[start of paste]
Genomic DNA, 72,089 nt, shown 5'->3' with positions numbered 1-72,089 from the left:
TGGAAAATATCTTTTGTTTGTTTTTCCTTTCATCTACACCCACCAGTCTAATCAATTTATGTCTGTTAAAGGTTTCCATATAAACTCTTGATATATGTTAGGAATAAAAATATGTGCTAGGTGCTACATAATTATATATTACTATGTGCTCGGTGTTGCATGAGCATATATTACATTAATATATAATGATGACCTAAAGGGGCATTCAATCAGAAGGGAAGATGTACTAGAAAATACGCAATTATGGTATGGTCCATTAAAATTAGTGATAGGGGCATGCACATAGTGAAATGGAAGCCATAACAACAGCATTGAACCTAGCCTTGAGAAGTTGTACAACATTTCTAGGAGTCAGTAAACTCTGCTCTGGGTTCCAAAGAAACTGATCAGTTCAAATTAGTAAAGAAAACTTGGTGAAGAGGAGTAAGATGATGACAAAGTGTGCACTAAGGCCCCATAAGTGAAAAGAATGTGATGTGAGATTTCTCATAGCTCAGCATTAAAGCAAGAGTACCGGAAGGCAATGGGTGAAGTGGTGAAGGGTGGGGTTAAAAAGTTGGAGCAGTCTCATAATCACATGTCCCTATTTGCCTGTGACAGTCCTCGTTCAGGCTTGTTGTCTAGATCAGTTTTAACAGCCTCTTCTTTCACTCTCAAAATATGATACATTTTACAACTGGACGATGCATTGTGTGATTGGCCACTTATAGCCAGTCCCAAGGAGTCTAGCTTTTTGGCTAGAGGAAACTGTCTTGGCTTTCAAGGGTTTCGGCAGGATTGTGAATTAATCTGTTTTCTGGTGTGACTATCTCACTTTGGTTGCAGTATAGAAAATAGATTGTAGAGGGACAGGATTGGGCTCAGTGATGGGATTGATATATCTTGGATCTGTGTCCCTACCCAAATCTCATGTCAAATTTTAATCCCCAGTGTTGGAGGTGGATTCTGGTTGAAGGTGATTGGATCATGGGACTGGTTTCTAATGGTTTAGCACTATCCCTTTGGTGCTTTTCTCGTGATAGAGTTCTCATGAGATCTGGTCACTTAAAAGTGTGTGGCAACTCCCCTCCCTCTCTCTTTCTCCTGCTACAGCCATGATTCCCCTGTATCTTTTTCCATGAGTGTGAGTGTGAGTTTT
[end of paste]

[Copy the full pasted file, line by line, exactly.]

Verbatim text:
Genomic DNA, 72,089 nt, shown 5'->3' with positions numbered 1-72,089 from the left:
TGGAAAATATCTTTTGTTTGTTTTTCCTTTCATCTACACCCACCAGTCTAATCAATTTATGTCTGTTAAAGGTTTCCATATAAACTCTTGATATATGTTAGGAATAAAAATATGTGCTAGGTGCTACATAATTATATATTACTATGTGCTCGGTGTTGCATGAGCATATATTACATTAATATATAATGATGACCTAAAGGGGCATTCAATCAGAAGGGAAGATGTACTAGAAAATACGCAATTATGGTATGGTCCATTAAAATTAGTGATAGGGGCATGCACATAGTGAAATGGAAGCCATAACAACAGCATTGAACCTAGCCTTGAGAAGTTGTACAACATTTCTAGGAGTCAGTAAACTCTGCTCTGGGTTCCAAAGAAACTGATCAGTTCAAATTAGTAAAGAAAACTTGGTGAAGAGGAGTAAGATGATGACAAAGTGTGCACTAAGGCCCCATAAGTGAAAAGAATGTGATGTGAGATTTCTCATAGCTCAGCATTAAAGCAAGAGTACCGGAAGGCAATGGGTGAAGTGGTGAAGGGTGGGGTTAAAAAGTTGGAGCAGTCTCATAATCACATGTCCCTATTTGCCTGTGACAGTCCTCGTTCAGGCTTGTTGTCTAGATCAGTTTTAACAGCCTCTTCTTTCACTCTCAAAATATGATACATTTTACAACTGGACGATGCATTGTGTGATTGGCCACTTATAGCCAGTCCCAAGGAGTCTAGCTTTTTGGCTAGAGGAAACTGTCTTGGCTTTCAAGGGTTTCGGCAGGATTGTGAATTAATCTGTTTTCTGGTGTGACTATCTCACTTTGGTTGCAGTATAGAAAATAGATTGTAGAGGGACAGGATTGGGCTCAGTGATGGGATTGATATATCTTGGATCTGTGTCCCTACCCAAATCTCATGTCAAATTTTAATCCCCAGTGTTGGAGGTGGATTCTGGTTGAAGGTGATTGGATCATGGGACTGGTTTCTAATGGTTTAGCACTATCCCTTTGGTGCTTTTCTCGTGATAGAGTTCTCATGAGATCTGGTCACTTAAAAGTGTGTGGCAACTCCCCTCCCTCTCTCTTTCTCCTGCTACAGCCATGATTCCCCTGTATCTTTTTCCATGAGTGTGAGTGTGAGTTTT